How can a pediatrician who treats babies who come in sick because their homes in parts of the metropolitan area lack clean drinking water not be concerned about the expansion proposal's likely effect on the urban water supply? How can a banker whose job it is to analyze business plans believe in the incomplete figures and wildly optimistic assumptions that have gone into the government's and ACP's plan? How can a lawyer who's more than just a paper shuffler or bribe negotiator and who believes in the rule of law accept the open vote buying, the use of public funds for political propaganda, the shattering of the organic law and solemn promises that the ACP work force would not be politicized, and the concerted campaign of specious arguments? How can a teacher who's conscientious about his or her job of turning out informed and discerning young citizens not be alarmed when government policy is to promote a financial scheme that makes no intrinsic economic sense and cover it with rhetoric about how "it's a money machine?" How can an architect or engineer whose job it is to estimate the costs of construction projects overlook the many tell-tale signs that the $5.25 billion pricetag attached to the Torrijos - Alemán Zubieta Plan is a lowball bid? How can any astute observer of world affairs not notice that the company that the ACP has hired as its consultant for the canal expansion, Parsons Brinckerhoff, is the same one that was in charge of Boston's disastrous Big Dig project?
Fernando Manfredo, Tomás Drohan, Guillermo Endara, Jorge Illueca, Luis Chen, Humberto Ricord, Miguel Antonio Bernal, Humberto Reynolds, Jorge Gamboa, Roberto Méndez, Ariel Rodríguez, Keith Holder et al are not young maleantes with a radical cause to be self-righteous about. You won't find them out on the Transistmica blocking traffic and throwing things at the cops. They're serious and accomplished professionals with well considered objections to what the government's trying to do. If President Torrijos and canal administrator Alemán Zubieta think that they can win a referendum by equating these people with the kids at the Instituto Nacional, that's one more foolish risk they're taking.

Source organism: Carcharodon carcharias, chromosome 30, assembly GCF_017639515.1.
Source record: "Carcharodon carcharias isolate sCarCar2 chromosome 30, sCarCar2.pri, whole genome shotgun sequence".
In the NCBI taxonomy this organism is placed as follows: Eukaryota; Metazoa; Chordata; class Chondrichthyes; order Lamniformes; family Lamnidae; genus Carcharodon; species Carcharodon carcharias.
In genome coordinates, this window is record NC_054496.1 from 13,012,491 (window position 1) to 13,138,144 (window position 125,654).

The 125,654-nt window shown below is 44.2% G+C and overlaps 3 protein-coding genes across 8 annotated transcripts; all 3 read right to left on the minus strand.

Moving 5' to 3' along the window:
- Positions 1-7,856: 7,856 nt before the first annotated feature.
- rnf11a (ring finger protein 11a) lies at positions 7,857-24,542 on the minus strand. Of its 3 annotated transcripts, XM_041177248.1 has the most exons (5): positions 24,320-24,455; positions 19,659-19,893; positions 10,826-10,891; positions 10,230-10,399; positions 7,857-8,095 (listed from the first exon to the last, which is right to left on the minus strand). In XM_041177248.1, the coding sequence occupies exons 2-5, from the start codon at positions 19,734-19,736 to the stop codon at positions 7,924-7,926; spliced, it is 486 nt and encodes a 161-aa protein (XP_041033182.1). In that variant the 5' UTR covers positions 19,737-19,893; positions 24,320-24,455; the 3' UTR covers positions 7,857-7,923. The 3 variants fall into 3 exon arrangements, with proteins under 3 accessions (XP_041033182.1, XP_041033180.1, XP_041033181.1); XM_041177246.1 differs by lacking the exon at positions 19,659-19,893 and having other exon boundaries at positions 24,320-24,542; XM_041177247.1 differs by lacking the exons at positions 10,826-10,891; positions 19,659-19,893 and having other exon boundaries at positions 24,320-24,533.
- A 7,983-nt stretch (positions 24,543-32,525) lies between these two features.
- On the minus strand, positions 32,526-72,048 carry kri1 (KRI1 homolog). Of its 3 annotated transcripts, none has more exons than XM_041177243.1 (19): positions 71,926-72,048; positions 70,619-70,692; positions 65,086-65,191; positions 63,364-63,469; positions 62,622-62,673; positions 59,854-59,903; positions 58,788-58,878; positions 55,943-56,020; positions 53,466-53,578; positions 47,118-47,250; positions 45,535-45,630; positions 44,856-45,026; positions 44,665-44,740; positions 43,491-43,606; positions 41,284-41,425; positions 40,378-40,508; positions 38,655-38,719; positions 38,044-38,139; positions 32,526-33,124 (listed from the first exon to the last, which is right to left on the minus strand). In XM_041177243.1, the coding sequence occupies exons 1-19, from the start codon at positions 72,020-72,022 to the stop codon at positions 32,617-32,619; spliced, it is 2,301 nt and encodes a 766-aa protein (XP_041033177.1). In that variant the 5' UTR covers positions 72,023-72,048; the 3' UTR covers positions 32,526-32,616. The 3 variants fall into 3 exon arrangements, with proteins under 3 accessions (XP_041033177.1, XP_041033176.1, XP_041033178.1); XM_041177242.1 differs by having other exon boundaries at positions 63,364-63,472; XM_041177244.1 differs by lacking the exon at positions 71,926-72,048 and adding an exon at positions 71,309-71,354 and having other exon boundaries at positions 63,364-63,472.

But of course, all eggs are not in the broad-brush smear basket. There are also now two "private" campaign committees for the "yes" vote, both of them siamese twins of the government and ACP and both sheltered by a lack of transparency about the sources of their money. We know how Parsons Brinckerhoff has behaved in US ballot issue campaigns, so we can be confident that the New York-based multinational corporation will spend heavily to buy this Panamanian election. Given that the Torrijos administration has chosen the congressman from Caterpillar to head its US Congressional Panama Caucus, we should not be surprised if that Illinois-based multinational corporation also sticks its fingers in this country's affairs. An on and on --- it surely hasn't just been endorsements like those from the Houston Port Authority and the Chinese state-owned COSCO shipping line that delegations from the government and ACP criss-crossed North America, Europe and East Asia to solicit. Soon all MEDCOM and TVN programming will pushed to the background in favor of an avalanche of "yes" commercials of questionable provenance.
Ah, but Toro did that too, apparently with money raised for the most part in Asia, and still his 1998 ballot proposal went down in flames. Martín's problem is that ads brought to us by the corporate board in New York or the politburo in Beijing only go so far with the Panamanian electorate.